Ending the Health Care Debate

Countries that implement socialized health care are able to prevent deaths we are not.  How many?  Approximately 101 thousand a year.  Reuters:

WASHINGTON (Reuters) – France, Japan and Australia rated best and the United States worst in new rankings focusing on preventable deaths due to treatable conditions in 19 leading industrialized nations, researchers said on Tuesday.

If the U.S. health care system performed as well as those of those top three countries, there would be 101,000 fewer deaths in the United States per year, according to researchers writing in the journal Health Affairs.

Key Points:

  1. We can afford it.  If every other industrialized country in the world can afford socialized health care, so can we.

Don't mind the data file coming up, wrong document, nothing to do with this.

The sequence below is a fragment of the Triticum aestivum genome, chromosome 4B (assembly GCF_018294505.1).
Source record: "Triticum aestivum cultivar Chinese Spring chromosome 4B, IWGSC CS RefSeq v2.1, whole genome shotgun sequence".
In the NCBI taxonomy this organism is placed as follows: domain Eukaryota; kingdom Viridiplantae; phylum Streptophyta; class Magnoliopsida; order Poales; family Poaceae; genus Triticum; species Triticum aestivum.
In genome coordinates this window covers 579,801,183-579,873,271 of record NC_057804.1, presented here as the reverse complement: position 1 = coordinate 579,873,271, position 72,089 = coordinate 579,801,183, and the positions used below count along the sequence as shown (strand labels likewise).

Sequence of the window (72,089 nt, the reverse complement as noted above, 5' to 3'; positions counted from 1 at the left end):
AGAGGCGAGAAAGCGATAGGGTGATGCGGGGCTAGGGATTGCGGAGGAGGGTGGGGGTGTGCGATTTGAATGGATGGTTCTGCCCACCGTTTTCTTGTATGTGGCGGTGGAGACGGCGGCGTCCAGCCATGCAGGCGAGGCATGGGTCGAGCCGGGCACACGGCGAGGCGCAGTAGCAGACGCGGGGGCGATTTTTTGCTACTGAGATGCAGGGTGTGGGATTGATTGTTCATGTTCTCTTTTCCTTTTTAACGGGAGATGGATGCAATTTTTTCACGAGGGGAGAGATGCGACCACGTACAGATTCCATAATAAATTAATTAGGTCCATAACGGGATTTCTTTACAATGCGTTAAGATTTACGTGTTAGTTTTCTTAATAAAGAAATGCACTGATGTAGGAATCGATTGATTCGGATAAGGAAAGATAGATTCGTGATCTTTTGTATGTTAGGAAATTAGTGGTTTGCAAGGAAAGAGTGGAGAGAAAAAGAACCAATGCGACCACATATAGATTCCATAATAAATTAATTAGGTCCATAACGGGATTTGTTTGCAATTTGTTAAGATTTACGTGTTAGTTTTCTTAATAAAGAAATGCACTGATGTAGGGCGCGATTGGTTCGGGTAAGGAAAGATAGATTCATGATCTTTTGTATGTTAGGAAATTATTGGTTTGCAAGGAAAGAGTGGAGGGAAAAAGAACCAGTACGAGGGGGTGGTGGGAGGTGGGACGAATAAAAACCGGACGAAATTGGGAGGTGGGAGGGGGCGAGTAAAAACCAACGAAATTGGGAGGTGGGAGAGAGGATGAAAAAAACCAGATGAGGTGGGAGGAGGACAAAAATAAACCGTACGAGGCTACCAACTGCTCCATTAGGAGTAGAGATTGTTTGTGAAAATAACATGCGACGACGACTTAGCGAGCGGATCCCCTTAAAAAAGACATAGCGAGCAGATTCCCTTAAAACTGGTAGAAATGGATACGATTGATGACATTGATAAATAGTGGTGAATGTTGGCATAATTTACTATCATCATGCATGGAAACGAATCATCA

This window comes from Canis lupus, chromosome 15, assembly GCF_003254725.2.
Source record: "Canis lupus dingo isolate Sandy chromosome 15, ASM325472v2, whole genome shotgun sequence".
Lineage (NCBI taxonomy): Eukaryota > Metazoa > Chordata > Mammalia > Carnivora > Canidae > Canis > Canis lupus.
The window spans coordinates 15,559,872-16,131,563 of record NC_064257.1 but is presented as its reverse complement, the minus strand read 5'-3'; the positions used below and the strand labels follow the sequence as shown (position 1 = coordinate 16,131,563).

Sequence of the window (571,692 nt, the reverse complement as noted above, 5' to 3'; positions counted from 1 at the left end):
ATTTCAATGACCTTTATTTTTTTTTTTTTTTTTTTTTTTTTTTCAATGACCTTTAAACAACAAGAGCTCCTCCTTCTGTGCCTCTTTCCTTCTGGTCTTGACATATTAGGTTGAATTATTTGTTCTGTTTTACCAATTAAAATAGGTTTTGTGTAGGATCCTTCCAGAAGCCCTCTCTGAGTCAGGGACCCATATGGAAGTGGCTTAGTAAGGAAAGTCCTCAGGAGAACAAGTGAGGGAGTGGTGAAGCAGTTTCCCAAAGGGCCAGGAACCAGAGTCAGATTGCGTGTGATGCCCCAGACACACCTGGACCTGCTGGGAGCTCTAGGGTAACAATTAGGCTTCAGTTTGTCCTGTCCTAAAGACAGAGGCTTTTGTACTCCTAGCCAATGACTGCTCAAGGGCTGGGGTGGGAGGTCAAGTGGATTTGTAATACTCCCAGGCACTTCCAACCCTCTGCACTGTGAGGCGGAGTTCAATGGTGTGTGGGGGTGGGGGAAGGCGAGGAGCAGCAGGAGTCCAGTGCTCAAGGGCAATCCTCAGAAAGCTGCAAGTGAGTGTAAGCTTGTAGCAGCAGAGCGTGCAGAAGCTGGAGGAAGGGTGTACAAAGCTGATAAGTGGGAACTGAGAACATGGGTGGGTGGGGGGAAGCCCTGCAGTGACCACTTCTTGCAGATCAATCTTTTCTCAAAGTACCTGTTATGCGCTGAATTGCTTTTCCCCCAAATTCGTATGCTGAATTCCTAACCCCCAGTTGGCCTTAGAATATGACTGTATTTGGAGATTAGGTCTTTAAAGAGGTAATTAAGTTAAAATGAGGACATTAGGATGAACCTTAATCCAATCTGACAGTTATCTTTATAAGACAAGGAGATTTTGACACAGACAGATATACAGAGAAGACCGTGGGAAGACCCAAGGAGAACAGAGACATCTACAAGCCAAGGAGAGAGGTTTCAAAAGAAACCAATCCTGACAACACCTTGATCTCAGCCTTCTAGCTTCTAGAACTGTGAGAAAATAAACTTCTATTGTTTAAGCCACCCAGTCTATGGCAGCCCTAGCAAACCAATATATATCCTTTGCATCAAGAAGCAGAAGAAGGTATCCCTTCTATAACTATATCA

2. It will save lives.  No system is perfect, but know our current system is deeply flawed.

The opposition pulls some pretty fancy footwork attempting to argue against it, but in the end they fail utterly to make the case.  Universal Health Care is practical, and the alternative is unethical.  Because some Americans are concerned about taxes, other Americans die.  There is no way to twist reality and have that be right.

Right now, of the viable candidates only John Edwards has a plan to insure all Americans.  No wonder his second place victory in Iowa was ignored and he is demonized by the conservative media as a socialist.  Hard core conservatives are afraid of an authentic liberal gaining power in this country.  And no issue speaks with more fire to the very core of that liberal ethos than universal health care.

Although it is a liberal issue, it has a uniquely bipartisan appeal.  This is something Americans want.  As Hillary and Obama look for an edge, they might want to take a second look at their health care proposals.

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